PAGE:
The polarized capacitors must be used in the correct polarity as they will fail if more than a token voltage is applied in the reverse direction. The polarity on the capacitor  is not like that of a diode. In the case of the polarized capacitor if you hook it up in the proper polarity it will work and if you hook it up in the incorrect polarity it will conduct  current, get hot and potentially explode provided there is enough energy available in the circuit. Generally speaking the electrolytic capacitors have higher values of capacitance for their size than do the non-polarized types. There are other differences too but probably not important to this application. The number and variety of components that can be used to make any particular circuit application is what makes electronics an art. The 555 that you are working with is a great example. There are literally hundreds of different applications that it can be applied to. Check out:

http://www.talkingelectronics.com/projects/50%20-%20555%20Circuits/50%20-%20555%20Circuits.html

If there is ever any conflict between what I am telling you and what jc2048  is telling you your best bet is to listen to him. He is a real expert while i am just an enthusiast.

John

4 of 4 people found this helpful
• ###### Re: Understanding 555 timer in astable mode but stuck on capacitors

I wish I could mark 2 answers as correct here, both are such good explanations.

Give it to John: he got to the finishing post first. I was just adding a little more detail to the answer he'd already given.

• ###### Re: Understanding 555 timer in astable mode but stuck on capacitors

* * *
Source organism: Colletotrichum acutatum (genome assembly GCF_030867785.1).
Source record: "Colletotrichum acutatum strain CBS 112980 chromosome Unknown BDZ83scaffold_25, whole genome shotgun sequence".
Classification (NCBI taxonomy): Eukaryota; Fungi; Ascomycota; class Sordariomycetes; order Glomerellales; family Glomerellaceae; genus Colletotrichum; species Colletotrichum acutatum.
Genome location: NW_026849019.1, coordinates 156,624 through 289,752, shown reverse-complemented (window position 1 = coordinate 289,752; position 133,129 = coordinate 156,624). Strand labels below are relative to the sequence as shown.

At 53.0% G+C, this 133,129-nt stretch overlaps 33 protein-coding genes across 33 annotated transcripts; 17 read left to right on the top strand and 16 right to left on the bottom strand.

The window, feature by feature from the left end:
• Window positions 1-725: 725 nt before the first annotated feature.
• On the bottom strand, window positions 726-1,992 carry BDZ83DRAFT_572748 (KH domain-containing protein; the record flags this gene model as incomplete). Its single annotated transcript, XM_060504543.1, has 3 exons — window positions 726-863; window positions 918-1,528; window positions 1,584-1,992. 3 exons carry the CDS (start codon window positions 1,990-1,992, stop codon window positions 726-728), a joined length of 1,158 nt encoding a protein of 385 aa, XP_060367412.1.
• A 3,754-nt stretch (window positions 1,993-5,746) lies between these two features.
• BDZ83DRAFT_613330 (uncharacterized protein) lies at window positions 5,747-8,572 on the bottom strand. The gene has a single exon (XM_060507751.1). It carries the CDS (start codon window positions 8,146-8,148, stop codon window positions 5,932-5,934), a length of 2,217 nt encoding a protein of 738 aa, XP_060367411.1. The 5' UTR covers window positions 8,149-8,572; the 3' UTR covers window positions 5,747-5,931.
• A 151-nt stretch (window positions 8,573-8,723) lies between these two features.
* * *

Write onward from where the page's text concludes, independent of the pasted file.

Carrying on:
PS you are doing an excellent job of presenting your questions. I would bet that several times you have actually answered them yourself in the process of preparing the question.

John

• ###### Re: Understanding 555 timer in astable mode but stuck on capacitors

Great response JW.

I wanted to acknowledge your contributions. I have indicated in my past posts, the responses from members to question posted have value. Someone took the time to respond. This post is a perfect example demonstrating that. To individuals that have an understanding the response may seem trivial. To the learner, stuck in spot in theory that seems incongruent, small clarification such as what you have provided is immense in furthering their progress.

I doff my chapeau to you, in acknowledgement!

1 of 1 people found this helpful
• ###### Re: Understanding 555 timer in astable mode but stuck on capacitors

This is one of those times when animated graphics might help. The 555 timer was not intuitive to me at first either from just the schematics and block diagrams. Karen on the Learning Circuit might be helpful.  Also this video

5 of 5 people found this helpful
• ###### Re: Understanding 555 timer in astable mode but stuck on capacitors

When you charge a capacitor, the increasing imbalance of charge causes the voltage between the plates to increase and

the resulting electric field between the plates then stores energy. When you discharge the capacitor, that

energy is then powering the discharge circuit.

Personally, I don't much like bucket [water] and balloon [air] analogies. A capacitor isn't simply a

container that you to pour something in to. When you add charge to one plate, you always remove the same

charge from the other. It's the resulting imbalance between the two that stores energy and it can be either